One of the biggest expenses a small business will face is building or upgrading its network infrastructure. The sticker shock associated with moving to a proper small business network can be overwhelming. It’s hard for many small business owners to understand how that $150 router from Best Buy, which has served them well for so long, costs so much to replace.
But the fact is moving from a low-end SOHO router to a full blown business-class solution is an expensive proposition, and there really is no way around it. Just check out the list of available routers on the CDW website. You’ll see prices ranging from around $50 bucks to well over $2,500. What is about business-class routers that justify such a large investment, and why should you take on such a burden?
Who Needs a Business-Class Router?
The answer of course comes down to the needs of your business and what tasks and capabilities you require from your network during day-to-day operations. Say for example, that when you first started your business you worked out of a studio apartment and got by using the aforementioned SOHO router and Time Warner Cable’s Triple-Play package. But that was then.
Now you have two offices; the headquarters in New York City and a sales office in New Jersey, along with about half a dozen users and consultants that work across the U.S., perhaps even some overseas. In all you now have about 30 or 40 people that need access to your network resources.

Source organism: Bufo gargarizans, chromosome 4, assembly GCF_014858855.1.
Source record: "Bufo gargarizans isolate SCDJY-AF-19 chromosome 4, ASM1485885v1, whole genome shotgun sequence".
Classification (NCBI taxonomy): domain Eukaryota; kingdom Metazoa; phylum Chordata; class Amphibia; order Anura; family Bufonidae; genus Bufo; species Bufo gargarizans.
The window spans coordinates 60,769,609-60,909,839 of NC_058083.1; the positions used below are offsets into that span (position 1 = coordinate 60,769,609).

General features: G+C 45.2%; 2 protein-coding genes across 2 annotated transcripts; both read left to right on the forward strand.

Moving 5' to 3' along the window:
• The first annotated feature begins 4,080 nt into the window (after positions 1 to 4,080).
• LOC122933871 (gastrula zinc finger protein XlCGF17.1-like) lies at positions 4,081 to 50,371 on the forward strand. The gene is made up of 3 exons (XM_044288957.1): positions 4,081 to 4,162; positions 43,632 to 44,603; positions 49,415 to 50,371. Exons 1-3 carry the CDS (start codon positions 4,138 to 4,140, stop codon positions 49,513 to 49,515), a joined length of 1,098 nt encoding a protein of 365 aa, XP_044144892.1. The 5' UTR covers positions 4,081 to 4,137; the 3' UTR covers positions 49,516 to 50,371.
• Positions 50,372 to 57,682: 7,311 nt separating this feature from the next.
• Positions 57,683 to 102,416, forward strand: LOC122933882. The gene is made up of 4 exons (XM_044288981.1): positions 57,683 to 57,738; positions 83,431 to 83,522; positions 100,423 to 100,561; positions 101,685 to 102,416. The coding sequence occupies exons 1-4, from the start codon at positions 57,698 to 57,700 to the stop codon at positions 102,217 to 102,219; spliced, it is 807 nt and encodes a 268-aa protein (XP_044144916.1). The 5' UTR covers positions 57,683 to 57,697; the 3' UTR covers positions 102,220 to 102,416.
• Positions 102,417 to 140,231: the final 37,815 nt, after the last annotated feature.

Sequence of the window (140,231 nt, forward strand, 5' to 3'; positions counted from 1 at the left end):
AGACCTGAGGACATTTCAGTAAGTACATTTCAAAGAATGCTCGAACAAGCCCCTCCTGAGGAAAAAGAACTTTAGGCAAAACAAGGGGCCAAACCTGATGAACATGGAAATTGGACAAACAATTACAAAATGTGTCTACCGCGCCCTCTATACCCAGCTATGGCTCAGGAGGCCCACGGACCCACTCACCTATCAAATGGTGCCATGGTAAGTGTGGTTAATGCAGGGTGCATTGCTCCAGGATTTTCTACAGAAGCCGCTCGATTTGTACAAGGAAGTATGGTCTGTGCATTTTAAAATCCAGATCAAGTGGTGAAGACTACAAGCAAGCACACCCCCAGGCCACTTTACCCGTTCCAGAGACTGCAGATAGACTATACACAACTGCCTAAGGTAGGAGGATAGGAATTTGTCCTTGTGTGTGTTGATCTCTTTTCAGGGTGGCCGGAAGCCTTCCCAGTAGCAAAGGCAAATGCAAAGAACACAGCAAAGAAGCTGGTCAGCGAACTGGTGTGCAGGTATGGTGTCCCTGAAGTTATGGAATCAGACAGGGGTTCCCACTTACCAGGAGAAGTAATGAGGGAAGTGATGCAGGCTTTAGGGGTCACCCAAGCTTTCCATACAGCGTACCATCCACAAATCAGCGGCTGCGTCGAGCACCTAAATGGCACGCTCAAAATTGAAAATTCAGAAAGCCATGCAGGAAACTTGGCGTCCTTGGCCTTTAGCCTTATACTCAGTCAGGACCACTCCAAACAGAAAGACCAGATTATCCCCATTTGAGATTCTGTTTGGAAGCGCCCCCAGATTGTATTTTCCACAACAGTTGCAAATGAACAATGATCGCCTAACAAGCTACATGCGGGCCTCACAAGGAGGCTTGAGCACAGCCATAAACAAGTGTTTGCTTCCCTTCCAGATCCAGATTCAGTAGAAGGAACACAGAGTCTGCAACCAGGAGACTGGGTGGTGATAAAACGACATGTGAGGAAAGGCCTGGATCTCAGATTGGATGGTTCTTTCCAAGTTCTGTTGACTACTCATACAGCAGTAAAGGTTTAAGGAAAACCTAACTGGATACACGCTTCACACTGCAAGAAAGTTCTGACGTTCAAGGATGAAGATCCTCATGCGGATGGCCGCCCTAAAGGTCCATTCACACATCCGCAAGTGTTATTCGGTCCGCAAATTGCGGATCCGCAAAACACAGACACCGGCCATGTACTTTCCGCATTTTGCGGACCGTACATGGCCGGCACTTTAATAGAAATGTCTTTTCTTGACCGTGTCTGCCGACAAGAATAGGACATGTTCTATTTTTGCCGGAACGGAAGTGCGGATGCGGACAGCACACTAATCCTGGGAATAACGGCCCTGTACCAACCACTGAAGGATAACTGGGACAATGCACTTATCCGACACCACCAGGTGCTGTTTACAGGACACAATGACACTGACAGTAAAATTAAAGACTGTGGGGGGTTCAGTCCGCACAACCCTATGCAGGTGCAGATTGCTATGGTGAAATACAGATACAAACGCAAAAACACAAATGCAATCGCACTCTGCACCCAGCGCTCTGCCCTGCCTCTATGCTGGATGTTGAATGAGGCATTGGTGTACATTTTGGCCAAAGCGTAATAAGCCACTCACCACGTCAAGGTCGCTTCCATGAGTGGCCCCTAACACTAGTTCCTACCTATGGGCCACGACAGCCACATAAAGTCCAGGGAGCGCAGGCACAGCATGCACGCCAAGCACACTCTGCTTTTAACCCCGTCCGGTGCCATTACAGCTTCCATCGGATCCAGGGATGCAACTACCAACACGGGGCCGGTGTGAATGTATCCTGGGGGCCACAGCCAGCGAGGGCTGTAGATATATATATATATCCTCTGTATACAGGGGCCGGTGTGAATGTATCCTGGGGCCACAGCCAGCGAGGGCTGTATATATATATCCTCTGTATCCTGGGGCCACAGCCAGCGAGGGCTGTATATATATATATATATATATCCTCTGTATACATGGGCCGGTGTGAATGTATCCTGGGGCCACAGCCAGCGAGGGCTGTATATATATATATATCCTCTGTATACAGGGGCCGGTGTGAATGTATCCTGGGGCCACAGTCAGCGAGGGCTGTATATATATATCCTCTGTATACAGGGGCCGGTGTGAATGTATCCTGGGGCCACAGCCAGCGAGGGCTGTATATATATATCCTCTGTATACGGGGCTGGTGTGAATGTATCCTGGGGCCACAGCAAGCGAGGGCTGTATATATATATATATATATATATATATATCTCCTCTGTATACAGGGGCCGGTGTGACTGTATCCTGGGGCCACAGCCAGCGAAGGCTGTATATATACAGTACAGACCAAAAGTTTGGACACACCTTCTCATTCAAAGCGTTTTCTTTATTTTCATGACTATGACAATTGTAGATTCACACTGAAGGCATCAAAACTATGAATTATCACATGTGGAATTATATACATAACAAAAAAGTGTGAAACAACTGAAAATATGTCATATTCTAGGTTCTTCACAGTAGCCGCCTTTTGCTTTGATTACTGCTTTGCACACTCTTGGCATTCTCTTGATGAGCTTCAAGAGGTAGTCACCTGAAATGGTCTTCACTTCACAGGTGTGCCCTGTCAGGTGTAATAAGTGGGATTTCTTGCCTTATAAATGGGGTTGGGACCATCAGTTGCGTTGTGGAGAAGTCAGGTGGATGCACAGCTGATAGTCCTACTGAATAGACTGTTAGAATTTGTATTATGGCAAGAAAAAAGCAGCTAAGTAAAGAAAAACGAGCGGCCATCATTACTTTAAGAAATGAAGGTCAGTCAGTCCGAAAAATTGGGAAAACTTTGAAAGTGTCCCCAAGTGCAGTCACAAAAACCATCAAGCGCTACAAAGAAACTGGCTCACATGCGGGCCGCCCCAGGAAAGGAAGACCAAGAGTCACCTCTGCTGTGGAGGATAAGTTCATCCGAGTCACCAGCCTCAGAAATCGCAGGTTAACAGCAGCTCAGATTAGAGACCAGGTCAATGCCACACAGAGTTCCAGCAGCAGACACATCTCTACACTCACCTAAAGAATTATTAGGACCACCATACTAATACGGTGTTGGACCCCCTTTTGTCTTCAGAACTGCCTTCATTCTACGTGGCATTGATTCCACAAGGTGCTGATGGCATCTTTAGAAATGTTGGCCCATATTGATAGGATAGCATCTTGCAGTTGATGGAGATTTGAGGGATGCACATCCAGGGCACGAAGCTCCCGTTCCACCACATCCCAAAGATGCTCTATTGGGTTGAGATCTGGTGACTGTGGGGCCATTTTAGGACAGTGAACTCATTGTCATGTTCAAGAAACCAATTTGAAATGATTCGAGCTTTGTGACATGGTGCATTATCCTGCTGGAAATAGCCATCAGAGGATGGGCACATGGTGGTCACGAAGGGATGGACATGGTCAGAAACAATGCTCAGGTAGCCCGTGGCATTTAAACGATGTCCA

In these situations, a low-end SOHO router won’t cut it, and you need to upgrade to business-class equipment. The cost may be daunting, but the best way to protect your business is to invest in a router specifically tailored for your business.
Why the sticker shock? The average person doesn’t understand the difference between modems, routers and wireless devices, mainly because Internet service providers (ISPs) consolidate all the functionality into a single box. But the components are quite different, each playing a separate, but complimentary role on the network.
A router connects two or more networks together. A modem provides access to the Internet. A router provides network security, but a modem does not. You don’t need a router to connect to the Internet, but you do need a router to provide Internet access to all of the systems on your network. They each have their part to play in the overall network infrastructure. As such, business-class devices typically charge separately for each of these capabilities.
In addition, SOHO routers are designed with a focus on low-cost. In contrast, business-class routers focus on maximizing performance, and they can be customized to accommodate a wide variety of different network configurations. This flexibility comes at a price. Unlike the typical SOHO router, which employs an easy-to-use Web configuration utility, most business-class routers, like those by Cisco, use a complex Command Line Interface (CLI) that requires a network engineer to properly setup and deploy.
3 Business-Class Routers from Cisco
Cisco RV016 16-port 10/100 VPN Router
Notable feature: Multi WAN
Cisco 881W Integrated Services Router
Notable feature: Wireless router; 802.11b/g/n
Cisco 1841 Integrated Services Router
Notable feature: delivers multiple, concurrent services